ISSUE: Landmark Case Number 10

The case of P.C. Pfeiffer Co. v. Ford, 444 U.S. 69 (1979), is another early “status” case.  It is “early” (dates of injury April 12, 1973 and May 2, 1973) in the sense that at that time the courts were struggling to interpret the brand new “status” coverage provisions that had been created in the 1972 Amendments to the Longshore Act.  Remember that prior to the 1972 Amendments the test for coverage was based only on the location of the injury.  Anyone injured in the course of employment over the navigable waters of the United States or on a dry dock was covered.  The Amendments added coverage in specified landside areas for employees engaged in “maritime employment”.

The key issue in these early cases was the interpretation of what constituted maritime employment.

Ford is a “status” case involving two workers who were injured while performing their duties landward of the “point of rest” alongside the vessel on the dock. The U.S. Department of Labor’s (DOL) Administrative Law Judges (ALJ) had originally denied the workers’ claims by application of the “point of rest” doctrine.

NOTE: The now discredited so-called “point of rest” doctrine argued that maritime employment includes only the portion of the unloading process that takes place before the longshoremen place cargo from the vessel onto the dock and the portion of the loading process that takes place to the seaside of the last point of rest on the dock.  In other words, loading and unloading only occurs between the vessel and the dock.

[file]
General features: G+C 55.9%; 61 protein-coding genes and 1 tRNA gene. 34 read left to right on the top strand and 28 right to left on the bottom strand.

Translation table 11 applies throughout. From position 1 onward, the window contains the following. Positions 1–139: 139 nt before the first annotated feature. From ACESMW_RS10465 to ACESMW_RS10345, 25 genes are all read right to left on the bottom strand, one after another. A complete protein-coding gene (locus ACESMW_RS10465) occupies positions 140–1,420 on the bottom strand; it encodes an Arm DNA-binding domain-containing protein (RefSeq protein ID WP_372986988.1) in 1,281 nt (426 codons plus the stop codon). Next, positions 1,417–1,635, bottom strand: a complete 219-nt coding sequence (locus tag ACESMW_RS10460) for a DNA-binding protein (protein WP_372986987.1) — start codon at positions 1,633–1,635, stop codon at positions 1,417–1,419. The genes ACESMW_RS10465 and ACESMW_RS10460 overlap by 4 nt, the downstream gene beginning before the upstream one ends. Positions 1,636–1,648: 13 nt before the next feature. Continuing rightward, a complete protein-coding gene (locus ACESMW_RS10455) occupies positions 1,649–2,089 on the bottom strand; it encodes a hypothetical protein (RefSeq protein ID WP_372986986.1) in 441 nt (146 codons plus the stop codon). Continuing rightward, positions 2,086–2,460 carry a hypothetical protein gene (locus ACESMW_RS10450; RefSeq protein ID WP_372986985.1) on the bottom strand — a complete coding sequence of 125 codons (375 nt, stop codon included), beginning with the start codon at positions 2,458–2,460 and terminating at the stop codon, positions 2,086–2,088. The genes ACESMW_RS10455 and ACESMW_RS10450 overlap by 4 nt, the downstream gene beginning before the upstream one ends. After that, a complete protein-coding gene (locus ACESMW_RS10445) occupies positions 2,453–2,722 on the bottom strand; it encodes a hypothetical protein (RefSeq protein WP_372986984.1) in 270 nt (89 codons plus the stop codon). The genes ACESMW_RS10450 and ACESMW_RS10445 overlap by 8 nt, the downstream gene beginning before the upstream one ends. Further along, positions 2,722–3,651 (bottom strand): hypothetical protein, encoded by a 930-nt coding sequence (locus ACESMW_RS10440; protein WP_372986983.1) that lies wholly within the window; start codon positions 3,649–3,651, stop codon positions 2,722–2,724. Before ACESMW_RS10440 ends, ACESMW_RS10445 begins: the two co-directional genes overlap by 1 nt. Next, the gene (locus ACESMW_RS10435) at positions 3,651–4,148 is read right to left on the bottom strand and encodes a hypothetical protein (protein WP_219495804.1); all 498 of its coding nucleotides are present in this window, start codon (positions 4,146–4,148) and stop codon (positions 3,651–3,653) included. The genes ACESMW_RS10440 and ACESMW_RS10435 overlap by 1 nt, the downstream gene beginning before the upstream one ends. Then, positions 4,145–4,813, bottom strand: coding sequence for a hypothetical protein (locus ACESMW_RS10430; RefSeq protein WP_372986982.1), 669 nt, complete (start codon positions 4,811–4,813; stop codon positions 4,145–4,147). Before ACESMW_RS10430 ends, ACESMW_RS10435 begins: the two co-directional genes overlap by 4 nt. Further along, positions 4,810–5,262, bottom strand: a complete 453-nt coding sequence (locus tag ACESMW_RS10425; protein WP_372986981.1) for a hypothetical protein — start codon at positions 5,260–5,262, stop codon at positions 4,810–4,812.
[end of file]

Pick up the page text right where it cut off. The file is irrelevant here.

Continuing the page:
The DOL’s Benefits Review Board reversed the ALJ’s denials and found that the workers were covered by the Longshore Act. The federal Court of Appeals for the Second Circuit affirmed.  Then on remand from the Supreme Court for reconsideration in light of its intervening Caputo decision the Court of Appeals reaffirmed its earlier opinion awarding benefits.  So what were these workers doing that complicated the coverage question?

Mr. Ford, a warehouseman, was injured while fastening military vehicles on to railroad flat cars. The vehicles had been delivered to port by ship, put in storage, and then placed on the rail cars by longshoremen on the day prior to the injury.

The consolidated case involved Mr. Bryant, who was injured while unloading a bale of cotton from a dray wagon into a pier warehouse. Cotton arriving at the port from inland shippers entered cotton compress warehouses, then went by dray wagon to pier storage warehouses, and subsequently was moved by longshoremen from the warehouse onto vessels for shipping.